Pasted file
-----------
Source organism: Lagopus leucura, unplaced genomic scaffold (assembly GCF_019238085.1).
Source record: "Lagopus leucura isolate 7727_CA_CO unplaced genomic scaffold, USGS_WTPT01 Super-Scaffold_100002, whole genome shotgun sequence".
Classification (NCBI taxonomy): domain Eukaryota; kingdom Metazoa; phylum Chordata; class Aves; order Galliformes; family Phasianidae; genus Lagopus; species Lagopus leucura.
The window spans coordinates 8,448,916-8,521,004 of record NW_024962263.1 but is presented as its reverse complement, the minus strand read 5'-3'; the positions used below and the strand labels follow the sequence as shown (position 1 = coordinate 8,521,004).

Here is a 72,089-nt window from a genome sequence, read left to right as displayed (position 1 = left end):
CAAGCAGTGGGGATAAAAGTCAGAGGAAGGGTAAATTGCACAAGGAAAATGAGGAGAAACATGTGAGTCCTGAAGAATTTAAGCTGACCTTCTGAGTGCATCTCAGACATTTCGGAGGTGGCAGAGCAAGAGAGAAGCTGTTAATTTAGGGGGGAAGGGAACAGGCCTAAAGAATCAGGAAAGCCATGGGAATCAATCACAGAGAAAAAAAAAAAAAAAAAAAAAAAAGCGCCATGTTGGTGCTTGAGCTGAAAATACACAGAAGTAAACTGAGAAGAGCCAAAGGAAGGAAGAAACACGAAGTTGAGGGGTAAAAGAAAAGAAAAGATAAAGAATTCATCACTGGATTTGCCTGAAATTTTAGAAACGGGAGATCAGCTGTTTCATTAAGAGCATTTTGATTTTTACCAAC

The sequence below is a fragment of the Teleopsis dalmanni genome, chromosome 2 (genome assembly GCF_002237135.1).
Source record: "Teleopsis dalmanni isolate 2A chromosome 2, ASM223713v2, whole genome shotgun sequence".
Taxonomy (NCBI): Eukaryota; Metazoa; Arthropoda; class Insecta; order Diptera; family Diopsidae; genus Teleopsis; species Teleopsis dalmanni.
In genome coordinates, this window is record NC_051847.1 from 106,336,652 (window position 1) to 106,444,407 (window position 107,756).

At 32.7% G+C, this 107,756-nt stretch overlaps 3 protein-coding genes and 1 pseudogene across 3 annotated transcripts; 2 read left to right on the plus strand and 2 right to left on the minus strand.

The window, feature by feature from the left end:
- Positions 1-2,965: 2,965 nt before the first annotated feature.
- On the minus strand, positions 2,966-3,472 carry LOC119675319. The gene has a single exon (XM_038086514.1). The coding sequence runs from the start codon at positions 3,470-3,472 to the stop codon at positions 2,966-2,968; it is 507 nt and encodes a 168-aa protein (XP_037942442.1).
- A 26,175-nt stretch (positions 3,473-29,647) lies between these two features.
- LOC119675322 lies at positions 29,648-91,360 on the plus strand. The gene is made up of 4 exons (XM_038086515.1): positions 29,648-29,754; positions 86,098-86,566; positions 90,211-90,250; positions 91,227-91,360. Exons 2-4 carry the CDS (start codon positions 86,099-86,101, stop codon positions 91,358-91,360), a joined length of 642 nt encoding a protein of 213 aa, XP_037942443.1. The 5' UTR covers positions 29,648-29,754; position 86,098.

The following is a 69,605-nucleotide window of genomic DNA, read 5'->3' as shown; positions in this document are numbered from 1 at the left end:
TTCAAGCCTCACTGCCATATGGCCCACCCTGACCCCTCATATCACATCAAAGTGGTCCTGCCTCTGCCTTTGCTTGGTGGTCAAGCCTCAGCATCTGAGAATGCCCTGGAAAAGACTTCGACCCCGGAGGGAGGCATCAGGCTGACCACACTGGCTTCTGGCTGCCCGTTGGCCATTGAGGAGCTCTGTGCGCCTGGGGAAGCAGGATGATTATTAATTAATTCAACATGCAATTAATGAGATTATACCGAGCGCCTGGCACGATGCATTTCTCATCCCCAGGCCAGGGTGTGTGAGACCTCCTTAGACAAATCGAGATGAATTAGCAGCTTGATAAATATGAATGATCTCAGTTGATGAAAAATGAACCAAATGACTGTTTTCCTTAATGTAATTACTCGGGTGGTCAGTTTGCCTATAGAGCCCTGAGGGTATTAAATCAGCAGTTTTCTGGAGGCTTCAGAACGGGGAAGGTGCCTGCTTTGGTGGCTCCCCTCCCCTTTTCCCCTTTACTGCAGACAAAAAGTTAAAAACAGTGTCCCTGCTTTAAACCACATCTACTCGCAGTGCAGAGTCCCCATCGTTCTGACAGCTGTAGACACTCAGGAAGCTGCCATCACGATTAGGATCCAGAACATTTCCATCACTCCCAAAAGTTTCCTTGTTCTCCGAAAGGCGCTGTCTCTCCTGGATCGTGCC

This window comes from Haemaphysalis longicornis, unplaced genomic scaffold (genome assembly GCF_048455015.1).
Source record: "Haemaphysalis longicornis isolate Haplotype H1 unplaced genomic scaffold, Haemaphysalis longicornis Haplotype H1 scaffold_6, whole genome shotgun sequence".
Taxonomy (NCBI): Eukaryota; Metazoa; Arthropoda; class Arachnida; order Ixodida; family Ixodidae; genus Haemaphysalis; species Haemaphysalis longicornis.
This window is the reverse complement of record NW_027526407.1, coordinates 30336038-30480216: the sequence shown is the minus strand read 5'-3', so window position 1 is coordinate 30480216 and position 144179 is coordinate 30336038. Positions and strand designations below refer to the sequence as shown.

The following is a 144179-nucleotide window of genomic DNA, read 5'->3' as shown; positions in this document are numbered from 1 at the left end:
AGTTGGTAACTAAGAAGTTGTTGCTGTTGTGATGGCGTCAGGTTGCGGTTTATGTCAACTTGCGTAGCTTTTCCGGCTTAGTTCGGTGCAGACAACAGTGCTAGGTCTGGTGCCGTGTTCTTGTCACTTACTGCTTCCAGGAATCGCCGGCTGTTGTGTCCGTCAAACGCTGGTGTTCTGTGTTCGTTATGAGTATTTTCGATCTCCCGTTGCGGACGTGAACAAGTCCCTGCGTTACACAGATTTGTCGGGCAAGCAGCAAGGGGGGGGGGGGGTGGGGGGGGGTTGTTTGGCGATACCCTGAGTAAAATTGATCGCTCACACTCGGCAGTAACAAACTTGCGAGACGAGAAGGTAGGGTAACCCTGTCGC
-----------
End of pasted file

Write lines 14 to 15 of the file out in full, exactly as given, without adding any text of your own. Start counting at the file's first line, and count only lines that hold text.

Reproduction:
- On the minus strand, positions 2,966-3,472 carry LOC119675319. The gene has a single exon (XM_038086514.1). The coding sequence runs from the start codon at positions 3,470-3,472 to the stop codon at positions 2,966-2,968; it is 507 nt and encodes a 168-aa protein (XP_037942442.1).
- A 26,175-nt stretch (positions 3,473-29,647) lies between these two features.